Teodoro Núñez Ureta
|Teodoro Núñez Ureta|
Teodoro Núñez Ureta in 1982.
|Born||Teodoro Núñez Ureta
Dr. Teodoro Núñez Ureta (1912–1988) was a Peruvian painter and a writer, noted for an original and distinctive style in Latin American art. His work often celebrated the life of the simple people of the Andes and the countryside, as distinct from a Spanish colonial legacy which had tended to ignore such topics.
A child of a poor family in the provincial city of Arequipa, he began to learn to draw and paint on his own. His talent was discovered and nurtured at the Centro Artístico de Arequipa under Jose G. Alvarez. His artistic and academic studies continued to [detail needed] a Doctorate of Philosophy and Letters, with theses titled "Comrade Juarez" and "The Grotesque and the Comic in Art".
He became a professor and ultimately held the Chair of Art History and Aesthetics (1936–1950), at the Faculty of Arts of the Universidad Nacional de San Agustin Universidad Nacional de San Agustín de Arequipa. His costumbrista article "La Abuela" (The Grandmother) won him a National Journalism Award in 1943. His unique talents drew attention throughout Peru, especially in the national capital. Lima was more cosmopolitan than Arequipa, with an expatriate European contingent among its elite; this provided Núñez Ureta's reputation a conduit to international recognition. Art patrons Federico and Alice Gulda introduced him to art and literary circles abroad. This led to sponsorship of the John Simon Guggenheim Memorial Foundation and travels around the United States in (1943-1944.)List of Guggenheim Fellowships awarded in 1943. His book "The Academy and Modern Art" followed in (1945). Núñez-Ureta established himself in Lima from 1950. In 1959, he won the Ignacio Merino National Prize of Culture.
He was Director of the National School of Fine Arts (1973–1976)es:Escuela Nacional de Bellas Artes de Lima and President of the National Association of Writers and Artists (1978–1980). During his lifetime he traveled often, exhibiting his work throughout Latin America, North America, Europe and the former Soviet Union. He was Peru's best known muralist and painted Diego Rivera-like murals in Lima's Ministry of Education and Finance. He published "Siqueiros" (1976) and "Contemporary Peruvian painting" in two volumes (1975–1976). His story "La Waytacha" (1980) was translated into Russian, English and Bulgarian. Through poetic symbolism it presents the frustrations of a poor farmer who migrates to the city, only to suffer a constant yearning for his native land; the story represents a dominant Latin American social phenomenon. "The Life of the People" (1982), was an exhibition of 68 watercolors and 35 drawings intended to depict and criticize social customs. He traveled to Sofia in 1980 at invitation of UNESCO to be decorated by the Circle of Writers and Artists of Bulgaria. Núñez-Ureta's politics were populist and leftist, but with a strongly humanitarian bent, which endeared him particularly to the Non-Aligned countries during the Détente era.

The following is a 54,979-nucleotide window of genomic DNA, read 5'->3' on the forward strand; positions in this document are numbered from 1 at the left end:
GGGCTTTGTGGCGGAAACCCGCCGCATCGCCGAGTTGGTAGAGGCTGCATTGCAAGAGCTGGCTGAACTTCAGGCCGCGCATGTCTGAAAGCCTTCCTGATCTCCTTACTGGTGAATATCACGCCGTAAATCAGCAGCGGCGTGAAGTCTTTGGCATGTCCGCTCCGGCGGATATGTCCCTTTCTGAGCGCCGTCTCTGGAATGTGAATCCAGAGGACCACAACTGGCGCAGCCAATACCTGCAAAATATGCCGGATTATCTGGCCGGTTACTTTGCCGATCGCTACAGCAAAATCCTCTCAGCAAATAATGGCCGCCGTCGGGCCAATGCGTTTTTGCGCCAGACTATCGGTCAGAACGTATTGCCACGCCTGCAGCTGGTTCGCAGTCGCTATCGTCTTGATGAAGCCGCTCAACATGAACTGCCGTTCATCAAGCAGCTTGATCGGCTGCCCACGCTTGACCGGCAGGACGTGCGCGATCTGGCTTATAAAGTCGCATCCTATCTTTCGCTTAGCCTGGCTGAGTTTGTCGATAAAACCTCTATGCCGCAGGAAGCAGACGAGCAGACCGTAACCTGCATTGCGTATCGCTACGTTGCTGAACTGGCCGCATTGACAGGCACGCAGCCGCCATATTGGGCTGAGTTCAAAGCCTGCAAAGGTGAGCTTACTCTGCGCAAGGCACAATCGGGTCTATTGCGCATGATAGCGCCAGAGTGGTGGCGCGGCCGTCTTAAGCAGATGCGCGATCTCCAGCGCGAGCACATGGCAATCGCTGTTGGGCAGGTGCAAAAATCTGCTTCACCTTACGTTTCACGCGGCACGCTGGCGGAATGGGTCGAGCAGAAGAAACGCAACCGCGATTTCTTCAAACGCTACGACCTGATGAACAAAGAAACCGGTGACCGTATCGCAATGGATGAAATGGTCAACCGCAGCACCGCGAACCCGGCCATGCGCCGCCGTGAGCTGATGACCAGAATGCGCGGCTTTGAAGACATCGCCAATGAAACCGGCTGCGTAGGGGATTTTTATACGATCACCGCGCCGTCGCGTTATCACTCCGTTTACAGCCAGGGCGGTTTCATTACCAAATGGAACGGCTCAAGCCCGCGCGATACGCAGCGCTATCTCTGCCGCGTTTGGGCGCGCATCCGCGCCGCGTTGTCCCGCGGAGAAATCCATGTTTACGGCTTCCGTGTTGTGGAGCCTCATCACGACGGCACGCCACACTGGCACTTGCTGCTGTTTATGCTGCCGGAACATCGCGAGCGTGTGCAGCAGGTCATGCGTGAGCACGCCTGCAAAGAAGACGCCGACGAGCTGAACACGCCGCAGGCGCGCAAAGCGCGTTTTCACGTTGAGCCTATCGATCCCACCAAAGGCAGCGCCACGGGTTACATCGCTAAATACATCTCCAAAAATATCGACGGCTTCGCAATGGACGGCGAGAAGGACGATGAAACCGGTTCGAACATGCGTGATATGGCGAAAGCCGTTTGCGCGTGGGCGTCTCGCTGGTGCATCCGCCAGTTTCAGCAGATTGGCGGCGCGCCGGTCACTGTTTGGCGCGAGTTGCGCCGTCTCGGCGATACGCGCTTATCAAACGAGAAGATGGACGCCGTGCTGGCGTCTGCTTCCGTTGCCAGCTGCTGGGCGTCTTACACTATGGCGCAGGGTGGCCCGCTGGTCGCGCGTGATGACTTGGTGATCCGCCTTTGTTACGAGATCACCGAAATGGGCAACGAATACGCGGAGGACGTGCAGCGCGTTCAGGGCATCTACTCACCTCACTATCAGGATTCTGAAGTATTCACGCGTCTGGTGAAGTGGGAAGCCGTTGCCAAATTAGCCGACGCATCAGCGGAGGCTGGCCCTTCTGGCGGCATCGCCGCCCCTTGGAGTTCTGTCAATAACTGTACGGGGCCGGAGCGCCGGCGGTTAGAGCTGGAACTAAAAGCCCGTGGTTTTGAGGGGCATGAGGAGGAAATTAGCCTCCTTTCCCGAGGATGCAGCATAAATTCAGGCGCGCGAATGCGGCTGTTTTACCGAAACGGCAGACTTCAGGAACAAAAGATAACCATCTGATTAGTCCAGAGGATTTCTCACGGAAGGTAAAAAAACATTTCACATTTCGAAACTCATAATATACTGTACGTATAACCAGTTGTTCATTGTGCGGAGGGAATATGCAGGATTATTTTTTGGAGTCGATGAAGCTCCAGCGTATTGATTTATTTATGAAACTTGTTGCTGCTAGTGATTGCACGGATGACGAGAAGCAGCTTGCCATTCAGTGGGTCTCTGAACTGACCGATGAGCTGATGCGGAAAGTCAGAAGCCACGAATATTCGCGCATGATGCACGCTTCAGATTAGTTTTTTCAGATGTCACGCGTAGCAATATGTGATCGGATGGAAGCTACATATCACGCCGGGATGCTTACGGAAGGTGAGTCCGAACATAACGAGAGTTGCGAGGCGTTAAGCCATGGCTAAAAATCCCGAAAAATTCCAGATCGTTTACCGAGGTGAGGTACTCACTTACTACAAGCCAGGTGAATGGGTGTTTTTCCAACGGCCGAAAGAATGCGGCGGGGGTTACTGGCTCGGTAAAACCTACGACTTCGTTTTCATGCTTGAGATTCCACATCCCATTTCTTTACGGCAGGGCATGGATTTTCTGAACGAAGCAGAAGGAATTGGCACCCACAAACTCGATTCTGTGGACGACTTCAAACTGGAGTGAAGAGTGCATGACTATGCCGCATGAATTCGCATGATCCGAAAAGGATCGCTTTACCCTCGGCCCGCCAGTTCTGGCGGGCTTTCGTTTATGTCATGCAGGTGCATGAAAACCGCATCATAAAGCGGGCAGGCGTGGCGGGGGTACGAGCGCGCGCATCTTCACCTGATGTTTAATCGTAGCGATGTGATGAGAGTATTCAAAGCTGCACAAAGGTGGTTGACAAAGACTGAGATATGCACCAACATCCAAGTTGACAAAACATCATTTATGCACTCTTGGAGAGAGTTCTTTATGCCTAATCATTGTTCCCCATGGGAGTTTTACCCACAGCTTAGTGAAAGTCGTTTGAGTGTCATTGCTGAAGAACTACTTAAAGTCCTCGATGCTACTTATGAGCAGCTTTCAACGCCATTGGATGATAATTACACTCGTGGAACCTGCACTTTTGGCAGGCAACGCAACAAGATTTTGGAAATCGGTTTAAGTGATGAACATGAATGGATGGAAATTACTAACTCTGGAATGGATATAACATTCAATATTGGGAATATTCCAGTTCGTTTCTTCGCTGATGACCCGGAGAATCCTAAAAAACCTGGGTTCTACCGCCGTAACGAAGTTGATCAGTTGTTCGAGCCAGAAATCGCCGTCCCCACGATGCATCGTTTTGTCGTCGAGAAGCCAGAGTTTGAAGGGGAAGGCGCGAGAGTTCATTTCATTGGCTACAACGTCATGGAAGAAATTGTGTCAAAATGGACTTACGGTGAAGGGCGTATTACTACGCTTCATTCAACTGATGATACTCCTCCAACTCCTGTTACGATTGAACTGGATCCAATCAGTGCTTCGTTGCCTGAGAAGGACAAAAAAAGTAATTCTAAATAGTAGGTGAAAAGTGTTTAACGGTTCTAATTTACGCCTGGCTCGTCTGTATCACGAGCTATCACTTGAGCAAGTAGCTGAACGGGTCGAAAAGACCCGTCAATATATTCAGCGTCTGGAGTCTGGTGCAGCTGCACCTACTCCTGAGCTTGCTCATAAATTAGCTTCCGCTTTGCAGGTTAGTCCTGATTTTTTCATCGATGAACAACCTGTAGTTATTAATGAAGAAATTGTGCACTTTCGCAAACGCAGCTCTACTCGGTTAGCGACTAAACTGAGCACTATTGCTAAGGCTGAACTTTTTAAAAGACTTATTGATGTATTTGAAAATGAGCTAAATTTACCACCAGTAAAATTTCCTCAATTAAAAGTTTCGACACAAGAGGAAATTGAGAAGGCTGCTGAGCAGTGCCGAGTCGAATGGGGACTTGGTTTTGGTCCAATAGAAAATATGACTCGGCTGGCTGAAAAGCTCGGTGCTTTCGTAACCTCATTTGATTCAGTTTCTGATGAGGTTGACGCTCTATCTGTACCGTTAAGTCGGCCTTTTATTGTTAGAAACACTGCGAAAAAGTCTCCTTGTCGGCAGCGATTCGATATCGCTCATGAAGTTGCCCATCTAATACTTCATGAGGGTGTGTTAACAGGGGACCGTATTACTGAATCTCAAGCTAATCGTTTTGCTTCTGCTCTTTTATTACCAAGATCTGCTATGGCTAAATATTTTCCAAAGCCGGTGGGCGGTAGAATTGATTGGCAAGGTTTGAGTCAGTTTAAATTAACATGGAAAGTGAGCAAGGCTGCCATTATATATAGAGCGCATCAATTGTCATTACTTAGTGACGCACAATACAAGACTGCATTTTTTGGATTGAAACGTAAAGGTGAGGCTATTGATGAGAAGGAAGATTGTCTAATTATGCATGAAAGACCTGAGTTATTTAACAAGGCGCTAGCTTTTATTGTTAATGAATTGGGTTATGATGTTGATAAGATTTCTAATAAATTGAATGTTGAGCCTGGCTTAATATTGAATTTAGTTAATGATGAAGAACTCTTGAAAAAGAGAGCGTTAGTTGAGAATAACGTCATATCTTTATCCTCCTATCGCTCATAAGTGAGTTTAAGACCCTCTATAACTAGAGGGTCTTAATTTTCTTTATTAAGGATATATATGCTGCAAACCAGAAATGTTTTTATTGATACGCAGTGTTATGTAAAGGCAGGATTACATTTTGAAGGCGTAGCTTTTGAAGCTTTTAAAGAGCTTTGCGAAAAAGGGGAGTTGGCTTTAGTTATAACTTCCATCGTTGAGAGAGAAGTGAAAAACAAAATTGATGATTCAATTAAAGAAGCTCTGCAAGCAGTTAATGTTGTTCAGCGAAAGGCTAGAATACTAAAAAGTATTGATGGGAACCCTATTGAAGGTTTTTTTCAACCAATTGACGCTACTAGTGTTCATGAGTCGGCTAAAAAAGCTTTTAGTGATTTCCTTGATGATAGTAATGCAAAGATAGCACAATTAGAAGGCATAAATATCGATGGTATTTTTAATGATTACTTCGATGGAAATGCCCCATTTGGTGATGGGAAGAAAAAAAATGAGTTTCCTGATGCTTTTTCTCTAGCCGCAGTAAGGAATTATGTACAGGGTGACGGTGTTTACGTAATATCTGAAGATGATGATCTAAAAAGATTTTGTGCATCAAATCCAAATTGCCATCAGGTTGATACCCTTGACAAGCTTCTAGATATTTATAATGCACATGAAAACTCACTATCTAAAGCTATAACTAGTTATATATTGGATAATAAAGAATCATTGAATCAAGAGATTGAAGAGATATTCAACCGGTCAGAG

In the 1980s, his country declared him "Hijo Predilecto" (Favored Son) and awarded him a "Golden Texao." His native city of Arequipa awarded him its Gold Medal and the City of Lima its Civic Medal (1985). His career continued to earn the recognition of the Peruvian State. His country awarded him its highest honor, the Orden del Sol, with Grand Cross (1982); Medal of Congress with the Grade of Commander (1982) and Las Palmas Magisteriales, with the degree of Amauta (1988). The Fondo Editorial of the Congress of the Republic of Peru has published a compilation of his works, Lucy Nunez Rebaza editor,.